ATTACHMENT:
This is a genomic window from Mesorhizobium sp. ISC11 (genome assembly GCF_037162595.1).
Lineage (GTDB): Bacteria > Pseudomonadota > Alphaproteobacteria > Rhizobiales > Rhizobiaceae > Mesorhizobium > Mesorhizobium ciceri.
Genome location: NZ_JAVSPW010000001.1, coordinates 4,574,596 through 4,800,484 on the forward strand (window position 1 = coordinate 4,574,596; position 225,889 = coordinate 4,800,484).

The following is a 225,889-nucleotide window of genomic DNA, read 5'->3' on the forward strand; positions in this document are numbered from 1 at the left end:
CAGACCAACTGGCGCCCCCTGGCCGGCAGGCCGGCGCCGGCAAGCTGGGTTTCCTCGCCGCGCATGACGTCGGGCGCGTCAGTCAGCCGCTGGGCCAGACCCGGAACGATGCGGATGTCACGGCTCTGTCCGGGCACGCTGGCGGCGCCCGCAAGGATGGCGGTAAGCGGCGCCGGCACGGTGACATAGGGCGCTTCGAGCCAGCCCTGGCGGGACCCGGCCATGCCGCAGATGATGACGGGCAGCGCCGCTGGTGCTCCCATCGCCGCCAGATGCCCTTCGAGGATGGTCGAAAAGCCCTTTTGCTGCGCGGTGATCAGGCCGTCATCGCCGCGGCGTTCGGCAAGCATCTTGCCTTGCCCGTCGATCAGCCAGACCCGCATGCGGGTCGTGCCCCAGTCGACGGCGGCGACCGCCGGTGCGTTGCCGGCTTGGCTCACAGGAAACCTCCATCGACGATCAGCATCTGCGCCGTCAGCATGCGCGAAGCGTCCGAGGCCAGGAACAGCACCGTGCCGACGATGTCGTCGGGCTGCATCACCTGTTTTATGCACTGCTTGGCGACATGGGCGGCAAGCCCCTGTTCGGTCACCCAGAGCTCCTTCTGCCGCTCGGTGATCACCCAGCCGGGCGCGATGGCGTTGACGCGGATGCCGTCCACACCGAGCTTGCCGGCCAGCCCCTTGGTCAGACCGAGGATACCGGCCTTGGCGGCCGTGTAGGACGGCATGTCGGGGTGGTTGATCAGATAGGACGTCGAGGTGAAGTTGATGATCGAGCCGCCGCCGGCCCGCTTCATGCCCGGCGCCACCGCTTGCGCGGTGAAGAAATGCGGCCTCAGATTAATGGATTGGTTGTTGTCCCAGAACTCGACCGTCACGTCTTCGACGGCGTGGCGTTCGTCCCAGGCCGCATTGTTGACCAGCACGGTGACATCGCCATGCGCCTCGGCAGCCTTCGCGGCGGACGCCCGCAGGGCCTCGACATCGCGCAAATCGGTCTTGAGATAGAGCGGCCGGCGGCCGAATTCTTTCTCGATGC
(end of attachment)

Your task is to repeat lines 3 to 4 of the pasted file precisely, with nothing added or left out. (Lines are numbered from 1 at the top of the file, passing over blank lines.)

Genome location: NZ_JAVSPW010000001.1, coordinates 4,574,596 through 4,800,484 on the forward strand (window position 1 = coordinate 4,574,596; position 225,889 = coordinate 4,800,484).

The following is a 225,889-nucleotide window of genomic DNA, read 5'->3' on the forward strand; positions in this document are numbered from 1 at the left end: